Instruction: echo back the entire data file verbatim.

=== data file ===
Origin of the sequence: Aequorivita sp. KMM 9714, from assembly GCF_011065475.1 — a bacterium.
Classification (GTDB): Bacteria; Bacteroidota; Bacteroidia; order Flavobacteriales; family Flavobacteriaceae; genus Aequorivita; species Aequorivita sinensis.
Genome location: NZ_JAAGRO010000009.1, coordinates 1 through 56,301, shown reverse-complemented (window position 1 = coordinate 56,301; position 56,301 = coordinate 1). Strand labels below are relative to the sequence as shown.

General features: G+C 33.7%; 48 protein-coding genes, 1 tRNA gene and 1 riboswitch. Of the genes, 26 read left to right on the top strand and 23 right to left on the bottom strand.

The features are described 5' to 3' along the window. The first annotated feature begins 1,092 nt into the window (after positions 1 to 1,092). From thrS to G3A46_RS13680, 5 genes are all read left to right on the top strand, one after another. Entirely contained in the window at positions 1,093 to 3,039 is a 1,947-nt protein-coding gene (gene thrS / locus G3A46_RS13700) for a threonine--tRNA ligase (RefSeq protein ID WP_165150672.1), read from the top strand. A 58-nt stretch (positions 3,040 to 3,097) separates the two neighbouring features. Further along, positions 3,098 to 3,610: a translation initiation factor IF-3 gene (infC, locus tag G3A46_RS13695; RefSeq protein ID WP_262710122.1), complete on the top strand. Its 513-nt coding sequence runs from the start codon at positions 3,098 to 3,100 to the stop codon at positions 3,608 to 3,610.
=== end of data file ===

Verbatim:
Origin of the sequence: Aequorivita sp. KMM 9714, from assembly GCF_011065475.1 — a bacterium.
Classification (GTDB): Bacteria; Bacteroidota; Bacteroidia; order Flavobacteriales; family Flavobacteriaceae; genus Aequorivita; species Aequorivita sinensis.
Genome location: NZ_JAAGRO010000009.1, coordinates 1 through 56,301, shown reverse-complemented (window position 1 = coordinate 56,301; position 56,301 = coordinate 1). Strand labels below are relative to the sequence as shown.

General features: G+C 33.7%; 48 protein-coding genes, 1 tRNA gene and 1 riboswitch. Of the genes, 26 read left to right on the top strand and 23 right to left on the bottom strand.

The features are described 5' to 3' along the window. The first annotated feature begins 1,092 nt into the window (after positions 1 to 1,092). From thrS to G3A46_RS13680, 5 genes are all read left to right on the top strand, one after another. Entirely contained in the window at positions 1,093 to 3,039 is a 1,947-nt protein-coding gene (gene thrS / locus G3A46_RS13700) for a threonine--tRNA ligase (RefSeq protein ID WP_165150672.1), read from the top strand. A 58-nt stretch (positions 3,040 to 3,097) separates the two neighbouring features. Further along, positions 3,098 to 3,610: a translation initiation factor IF-3 gene (infC, locus tag G3A46_RS13695; RefSeq protein ID WP_262710122.1), complete on the top strand. Its 513-nt coding sequence runs from the start codon at positions 3,098 to 3,100 to the stop codon at positions 3,608 to 3,610.